Study boost for carbon farming on Coast

CARBON FARMING POTENTIAL: A research project will identify the opportunities and barriers for reforesting Maori land on the East Coast, using the carbon farming and reforestation project at Nuhiti Q Incorporated, south of Tokomaru Bay, as an example. Picture supplied

THE future of East Coast carbon farming has received a boost with a three-year research project beginning this year to identify the opportunities and barriers for reforesting Maori land.

Ruatoria charitable company Hikurangi Enterprises, Motu Economic and Public Policy Research Trust and Victoria University of Wellington will work together on the project, which received a $375,000 grant from the Ministry for Primary Industries’ Sustainable Land Management and Climate Change Research Programme.

Hikurangi Enterprises managing director Panapa Ehau said the 2016 international Paris Agreement on climate change, which had caused carbon prices to increase, and the burgeoning manuka honey industry, provided opportunities to earn an income off native trees.

“Converting Maori land to native forest and carbon farming is a serious business opportunity worthy of study.”

The company had already been working with Maori landowners on the East Coast to identify alternative land use options to the status quo of farming and forestry, such as growing hemp and developing kanuka extracts.

Carbon farming was another viable opportunity, and had multiple potential benefits.

“Converting some Maori land to native forest carbon farming can offer financial benefits as well as environmental and cultural benefits for landowners and carbon emitters alike.”

Nuhiti Q, a 1000ha sheep and cattle farm near Tokomaru Bay, offered an example, he said.

New Zealand Emissions Trading Scheme

The farm entered the New Zealand Emissions Trading Scheme (ETS) in 2012, aiming to be carbon neutral by 2020.

Since launching its native regeneration scheme in 2010 Nuhiti Q has managed to retire stock from the land and plant more than 70 hectares with eucalyptus as permanent forest.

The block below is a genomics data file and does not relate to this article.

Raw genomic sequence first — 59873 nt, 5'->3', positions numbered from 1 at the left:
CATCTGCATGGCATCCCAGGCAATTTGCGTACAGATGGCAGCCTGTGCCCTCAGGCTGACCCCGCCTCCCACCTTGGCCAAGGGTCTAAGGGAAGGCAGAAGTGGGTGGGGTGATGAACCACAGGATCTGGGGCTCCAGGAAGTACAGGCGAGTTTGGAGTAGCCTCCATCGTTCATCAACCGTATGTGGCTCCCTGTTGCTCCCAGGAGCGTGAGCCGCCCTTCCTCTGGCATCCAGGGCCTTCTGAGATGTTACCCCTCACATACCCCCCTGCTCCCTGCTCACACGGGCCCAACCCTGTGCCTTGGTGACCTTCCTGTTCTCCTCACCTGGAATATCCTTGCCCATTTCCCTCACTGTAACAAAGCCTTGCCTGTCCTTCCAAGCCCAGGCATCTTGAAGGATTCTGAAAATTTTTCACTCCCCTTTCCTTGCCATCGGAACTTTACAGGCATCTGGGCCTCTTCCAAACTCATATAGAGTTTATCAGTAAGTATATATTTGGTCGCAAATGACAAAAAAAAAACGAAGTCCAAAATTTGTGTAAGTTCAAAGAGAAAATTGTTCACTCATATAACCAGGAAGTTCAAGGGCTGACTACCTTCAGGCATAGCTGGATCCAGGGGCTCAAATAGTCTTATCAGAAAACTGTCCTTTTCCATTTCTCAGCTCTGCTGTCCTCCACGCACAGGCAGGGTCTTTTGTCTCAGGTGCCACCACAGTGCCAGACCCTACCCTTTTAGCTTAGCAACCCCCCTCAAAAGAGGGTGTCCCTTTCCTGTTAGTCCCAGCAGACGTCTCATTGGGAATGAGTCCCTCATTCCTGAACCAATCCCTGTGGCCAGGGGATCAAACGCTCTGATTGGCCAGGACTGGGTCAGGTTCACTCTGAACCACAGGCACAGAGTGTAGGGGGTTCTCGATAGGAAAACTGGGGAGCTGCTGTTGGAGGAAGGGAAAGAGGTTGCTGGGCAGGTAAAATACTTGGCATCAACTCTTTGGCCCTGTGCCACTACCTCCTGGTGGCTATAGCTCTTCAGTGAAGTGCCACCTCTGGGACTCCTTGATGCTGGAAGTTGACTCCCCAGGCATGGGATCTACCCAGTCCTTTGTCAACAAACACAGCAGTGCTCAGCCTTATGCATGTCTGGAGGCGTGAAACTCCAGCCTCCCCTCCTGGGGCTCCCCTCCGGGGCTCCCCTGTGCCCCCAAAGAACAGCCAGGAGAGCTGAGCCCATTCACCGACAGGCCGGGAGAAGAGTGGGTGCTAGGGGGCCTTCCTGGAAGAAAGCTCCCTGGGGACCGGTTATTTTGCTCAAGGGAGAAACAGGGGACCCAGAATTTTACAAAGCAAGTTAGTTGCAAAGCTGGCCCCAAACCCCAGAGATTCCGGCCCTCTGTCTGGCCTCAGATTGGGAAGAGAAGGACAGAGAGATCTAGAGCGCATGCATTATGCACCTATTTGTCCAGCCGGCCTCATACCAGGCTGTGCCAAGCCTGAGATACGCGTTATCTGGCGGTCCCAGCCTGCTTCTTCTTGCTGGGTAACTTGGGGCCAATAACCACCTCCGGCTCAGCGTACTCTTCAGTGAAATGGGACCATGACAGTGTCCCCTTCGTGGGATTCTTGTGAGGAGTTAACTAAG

The income they received from the ETS, alongside profits from their honey, oil and nut products, offset the retirement of grazing land.

In September 2016, Gull New Zealand joined forces with Nuhiti Q to help restore their land.

Under an initial two-year agreement, Gull has purchased 12,000 units of Nuhiti Q’s carbon credits totalling just over $220,000.

This money would be put towards fencing repairs and planting more manuka.

The new research project would use this agreement between Nuhiti Q and Gull Oil as a case study and engage other Maori land blocks and major emitters to look at the strengths and weaknesses of different arrangements for native reforestation.

“The aim of the project is to provide insights on how communities and landowners can efficiently use carbon markets to encourage profitable native forest regeneration,” Motu research fellow David Fleming Munoz said.

“We would like to see more native forests. They are a long-term carbon store that help stabilise the climate.

“They also support biodiversity, protect watersheds from erosion, improve water quality and make the landscape more attractive.”

Motu senior fellow Suzi Kerr said increasing employment was an offshoot of the project.

“This kind of thing also provides local jobs, given the fencing, and pest and weed control work needed.”

Hikurangi Enterprises will work with Maori landowners on the East Coast to identify opportunities for increasing sustainable use of natural resources.

Ruatoria-based researcher Pia Pohatu will be focused on engaging Maori landowners as part of the project while researchers from Motu will work with emitters interested in carbon credit deals.

Motu will evaluate current and future engagements between New Zealand carbon unit purchasers and Maori groups as they evolve and generate different outcomes, including the role of contracts and processes.